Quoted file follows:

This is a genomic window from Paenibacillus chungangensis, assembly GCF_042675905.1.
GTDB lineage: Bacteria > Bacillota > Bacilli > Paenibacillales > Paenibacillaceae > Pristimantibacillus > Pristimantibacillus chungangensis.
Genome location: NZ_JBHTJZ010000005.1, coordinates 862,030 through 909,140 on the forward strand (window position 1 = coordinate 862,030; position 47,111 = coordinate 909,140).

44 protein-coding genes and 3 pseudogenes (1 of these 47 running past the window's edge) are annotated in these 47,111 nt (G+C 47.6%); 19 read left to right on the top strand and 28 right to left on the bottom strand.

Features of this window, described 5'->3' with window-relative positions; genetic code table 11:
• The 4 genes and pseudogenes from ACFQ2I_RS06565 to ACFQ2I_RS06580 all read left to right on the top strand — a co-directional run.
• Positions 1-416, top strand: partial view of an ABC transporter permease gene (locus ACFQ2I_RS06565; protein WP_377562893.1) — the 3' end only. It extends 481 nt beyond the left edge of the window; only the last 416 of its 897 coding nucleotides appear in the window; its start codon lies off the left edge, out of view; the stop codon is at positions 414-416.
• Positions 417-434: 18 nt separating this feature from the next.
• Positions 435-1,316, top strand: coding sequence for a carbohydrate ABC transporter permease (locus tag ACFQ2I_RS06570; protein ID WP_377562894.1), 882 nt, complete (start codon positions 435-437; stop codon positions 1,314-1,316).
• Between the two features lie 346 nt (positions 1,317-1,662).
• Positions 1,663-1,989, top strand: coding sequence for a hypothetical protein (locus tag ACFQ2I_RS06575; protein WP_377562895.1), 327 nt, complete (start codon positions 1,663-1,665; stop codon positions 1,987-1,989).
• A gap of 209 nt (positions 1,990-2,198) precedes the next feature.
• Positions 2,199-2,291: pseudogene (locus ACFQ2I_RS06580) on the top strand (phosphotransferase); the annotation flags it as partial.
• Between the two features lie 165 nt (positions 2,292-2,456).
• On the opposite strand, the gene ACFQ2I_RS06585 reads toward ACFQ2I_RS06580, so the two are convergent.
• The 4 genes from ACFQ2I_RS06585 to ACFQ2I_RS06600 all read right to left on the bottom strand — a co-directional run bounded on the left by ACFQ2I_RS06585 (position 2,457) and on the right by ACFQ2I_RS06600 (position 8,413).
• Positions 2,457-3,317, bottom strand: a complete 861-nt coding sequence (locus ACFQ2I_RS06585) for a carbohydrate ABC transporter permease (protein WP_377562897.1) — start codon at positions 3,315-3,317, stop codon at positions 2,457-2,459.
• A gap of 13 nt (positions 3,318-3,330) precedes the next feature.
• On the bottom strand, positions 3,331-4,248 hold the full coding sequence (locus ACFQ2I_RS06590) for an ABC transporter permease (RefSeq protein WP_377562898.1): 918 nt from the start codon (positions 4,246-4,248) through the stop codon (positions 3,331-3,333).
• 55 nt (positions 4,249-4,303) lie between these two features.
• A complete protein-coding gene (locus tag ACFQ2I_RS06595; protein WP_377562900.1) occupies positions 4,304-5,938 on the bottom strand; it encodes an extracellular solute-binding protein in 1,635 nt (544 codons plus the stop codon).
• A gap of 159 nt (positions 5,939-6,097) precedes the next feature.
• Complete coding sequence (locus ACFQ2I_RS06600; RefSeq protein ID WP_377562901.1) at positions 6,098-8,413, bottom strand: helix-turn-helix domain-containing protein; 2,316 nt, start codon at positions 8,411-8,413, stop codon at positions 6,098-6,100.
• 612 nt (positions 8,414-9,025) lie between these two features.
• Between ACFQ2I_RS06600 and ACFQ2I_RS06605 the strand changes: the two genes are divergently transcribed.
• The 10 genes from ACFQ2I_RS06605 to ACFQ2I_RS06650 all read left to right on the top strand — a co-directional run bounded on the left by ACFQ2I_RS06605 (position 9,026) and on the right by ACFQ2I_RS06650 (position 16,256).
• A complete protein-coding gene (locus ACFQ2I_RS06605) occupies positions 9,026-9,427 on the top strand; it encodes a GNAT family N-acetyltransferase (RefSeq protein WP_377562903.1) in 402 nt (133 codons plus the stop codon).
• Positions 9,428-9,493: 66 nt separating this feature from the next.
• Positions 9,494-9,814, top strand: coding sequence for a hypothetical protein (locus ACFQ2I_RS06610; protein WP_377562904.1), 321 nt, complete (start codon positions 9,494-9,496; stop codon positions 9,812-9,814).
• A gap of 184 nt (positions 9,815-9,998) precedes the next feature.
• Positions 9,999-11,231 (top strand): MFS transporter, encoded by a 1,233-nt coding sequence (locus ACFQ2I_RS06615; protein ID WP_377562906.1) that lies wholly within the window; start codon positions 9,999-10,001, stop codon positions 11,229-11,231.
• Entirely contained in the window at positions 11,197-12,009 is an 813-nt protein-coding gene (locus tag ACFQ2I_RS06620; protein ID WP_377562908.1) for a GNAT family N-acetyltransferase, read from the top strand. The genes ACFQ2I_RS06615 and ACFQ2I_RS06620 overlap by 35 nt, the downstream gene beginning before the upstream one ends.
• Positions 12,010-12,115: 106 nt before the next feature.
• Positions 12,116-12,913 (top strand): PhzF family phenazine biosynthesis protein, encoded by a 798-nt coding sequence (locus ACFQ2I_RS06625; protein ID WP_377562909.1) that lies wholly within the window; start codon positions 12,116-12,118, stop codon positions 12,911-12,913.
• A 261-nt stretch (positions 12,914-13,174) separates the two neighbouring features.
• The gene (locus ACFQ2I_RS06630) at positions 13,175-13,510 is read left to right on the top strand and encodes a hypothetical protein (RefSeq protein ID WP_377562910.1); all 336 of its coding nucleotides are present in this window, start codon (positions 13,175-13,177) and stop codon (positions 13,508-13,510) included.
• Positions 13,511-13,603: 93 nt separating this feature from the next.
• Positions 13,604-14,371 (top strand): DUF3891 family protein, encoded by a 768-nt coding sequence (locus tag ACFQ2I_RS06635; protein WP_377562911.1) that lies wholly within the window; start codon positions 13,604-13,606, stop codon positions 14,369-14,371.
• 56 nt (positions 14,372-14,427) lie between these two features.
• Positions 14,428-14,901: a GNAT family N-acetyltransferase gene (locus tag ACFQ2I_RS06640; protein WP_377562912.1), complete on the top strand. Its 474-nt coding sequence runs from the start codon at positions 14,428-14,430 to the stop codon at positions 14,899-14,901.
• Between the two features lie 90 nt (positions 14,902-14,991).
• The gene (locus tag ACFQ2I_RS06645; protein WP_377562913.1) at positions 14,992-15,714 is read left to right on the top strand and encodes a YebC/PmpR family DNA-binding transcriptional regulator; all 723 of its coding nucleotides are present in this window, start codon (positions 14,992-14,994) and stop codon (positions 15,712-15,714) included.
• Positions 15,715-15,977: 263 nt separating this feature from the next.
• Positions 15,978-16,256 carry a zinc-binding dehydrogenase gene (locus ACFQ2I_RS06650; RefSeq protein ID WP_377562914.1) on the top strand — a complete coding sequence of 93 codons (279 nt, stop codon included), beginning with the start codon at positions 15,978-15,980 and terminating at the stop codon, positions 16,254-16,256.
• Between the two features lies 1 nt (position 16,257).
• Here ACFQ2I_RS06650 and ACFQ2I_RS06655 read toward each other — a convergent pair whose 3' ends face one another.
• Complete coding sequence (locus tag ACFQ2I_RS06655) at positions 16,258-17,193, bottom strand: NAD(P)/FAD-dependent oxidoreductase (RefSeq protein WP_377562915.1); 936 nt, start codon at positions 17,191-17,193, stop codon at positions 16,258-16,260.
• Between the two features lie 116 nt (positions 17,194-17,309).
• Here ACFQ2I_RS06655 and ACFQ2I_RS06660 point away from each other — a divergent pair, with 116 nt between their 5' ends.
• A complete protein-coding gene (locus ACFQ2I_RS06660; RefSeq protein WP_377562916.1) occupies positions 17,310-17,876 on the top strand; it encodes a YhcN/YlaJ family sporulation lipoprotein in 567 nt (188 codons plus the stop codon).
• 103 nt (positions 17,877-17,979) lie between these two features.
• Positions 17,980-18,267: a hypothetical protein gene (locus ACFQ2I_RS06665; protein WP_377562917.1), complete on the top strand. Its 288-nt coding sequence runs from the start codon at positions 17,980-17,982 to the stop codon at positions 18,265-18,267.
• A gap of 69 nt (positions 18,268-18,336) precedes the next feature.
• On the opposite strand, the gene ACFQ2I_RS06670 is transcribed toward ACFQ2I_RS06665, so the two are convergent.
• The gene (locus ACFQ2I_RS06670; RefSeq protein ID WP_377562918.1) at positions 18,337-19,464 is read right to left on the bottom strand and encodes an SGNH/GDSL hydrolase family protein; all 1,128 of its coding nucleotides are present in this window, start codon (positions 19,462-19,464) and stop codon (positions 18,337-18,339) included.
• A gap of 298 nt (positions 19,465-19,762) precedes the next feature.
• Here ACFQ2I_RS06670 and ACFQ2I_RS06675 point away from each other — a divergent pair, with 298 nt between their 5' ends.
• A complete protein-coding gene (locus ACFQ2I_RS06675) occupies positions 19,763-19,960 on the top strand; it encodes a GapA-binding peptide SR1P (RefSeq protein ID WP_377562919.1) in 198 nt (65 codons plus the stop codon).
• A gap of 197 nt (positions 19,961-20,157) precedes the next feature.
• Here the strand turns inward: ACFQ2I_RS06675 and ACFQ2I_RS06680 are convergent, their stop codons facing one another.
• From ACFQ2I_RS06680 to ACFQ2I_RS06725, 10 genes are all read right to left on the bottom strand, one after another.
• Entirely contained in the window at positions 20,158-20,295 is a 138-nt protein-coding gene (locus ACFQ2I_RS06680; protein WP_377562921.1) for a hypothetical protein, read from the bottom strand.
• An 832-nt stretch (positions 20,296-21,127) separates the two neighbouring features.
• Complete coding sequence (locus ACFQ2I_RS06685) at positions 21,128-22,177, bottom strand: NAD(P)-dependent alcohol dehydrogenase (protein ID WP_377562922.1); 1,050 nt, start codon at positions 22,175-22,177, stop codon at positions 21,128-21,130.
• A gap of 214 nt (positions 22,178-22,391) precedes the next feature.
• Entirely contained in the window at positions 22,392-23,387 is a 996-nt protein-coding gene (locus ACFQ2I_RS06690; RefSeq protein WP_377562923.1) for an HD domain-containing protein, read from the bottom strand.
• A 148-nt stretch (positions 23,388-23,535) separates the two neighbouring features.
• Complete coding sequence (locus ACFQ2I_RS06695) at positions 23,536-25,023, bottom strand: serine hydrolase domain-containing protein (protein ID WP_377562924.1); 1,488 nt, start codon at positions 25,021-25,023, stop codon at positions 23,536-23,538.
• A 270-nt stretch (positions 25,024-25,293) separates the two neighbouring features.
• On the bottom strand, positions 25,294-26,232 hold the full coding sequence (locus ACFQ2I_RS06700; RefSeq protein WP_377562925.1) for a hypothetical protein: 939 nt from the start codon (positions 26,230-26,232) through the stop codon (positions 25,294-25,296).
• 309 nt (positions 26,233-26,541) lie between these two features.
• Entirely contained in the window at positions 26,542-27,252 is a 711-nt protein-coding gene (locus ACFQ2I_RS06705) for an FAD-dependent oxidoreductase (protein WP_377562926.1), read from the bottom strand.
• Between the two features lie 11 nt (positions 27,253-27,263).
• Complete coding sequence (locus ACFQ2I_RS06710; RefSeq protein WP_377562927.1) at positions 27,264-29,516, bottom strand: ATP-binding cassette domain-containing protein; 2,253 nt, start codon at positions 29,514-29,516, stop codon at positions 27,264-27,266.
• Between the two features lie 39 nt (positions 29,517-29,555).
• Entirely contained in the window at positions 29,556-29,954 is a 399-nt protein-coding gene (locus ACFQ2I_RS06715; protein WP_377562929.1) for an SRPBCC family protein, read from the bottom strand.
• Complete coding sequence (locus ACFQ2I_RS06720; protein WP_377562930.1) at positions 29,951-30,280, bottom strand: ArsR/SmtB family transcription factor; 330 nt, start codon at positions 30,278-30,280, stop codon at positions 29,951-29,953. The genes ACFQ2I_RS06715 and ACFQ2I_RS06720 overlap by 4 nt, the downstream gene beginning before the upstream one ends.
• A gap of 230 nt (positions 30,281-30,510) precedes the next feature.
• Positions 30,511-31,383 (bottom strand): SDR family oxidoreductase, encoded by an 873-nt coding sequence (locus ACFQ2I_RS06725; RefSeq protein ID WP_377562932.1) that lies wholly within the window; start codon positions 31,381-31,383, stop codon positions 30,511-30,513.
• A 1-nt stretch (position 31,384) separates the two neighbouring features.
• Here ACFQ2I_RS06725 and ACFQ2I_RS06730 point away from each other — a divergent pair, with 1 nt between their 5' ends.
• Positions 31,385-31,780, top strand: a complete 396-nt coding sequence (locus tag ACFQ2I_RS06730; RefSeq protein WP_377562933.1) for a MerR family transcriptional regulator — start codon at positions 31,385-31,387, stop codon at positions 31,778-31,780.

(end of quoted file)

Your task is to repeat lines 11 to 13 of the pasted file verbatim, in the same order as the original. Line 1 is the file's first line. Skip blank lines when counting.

• Positions 1,663-1,989, top strand: coding sequence for a hypothetical protein (locus tag ACFQ2I_RS06575; protein WP_377562895.1), 327 nt, complete (start codon positions 1,663-1,665; stop codon positions 1,987-1,989).
• A gap of 209 nt (positions 1,990-2,198) precedes the next feature.
• Positions 2,199-2,291: pseudogene (locus ACFQ2I_RS06580) on the top strand (phosphotransferase); the annotation flags it as partial.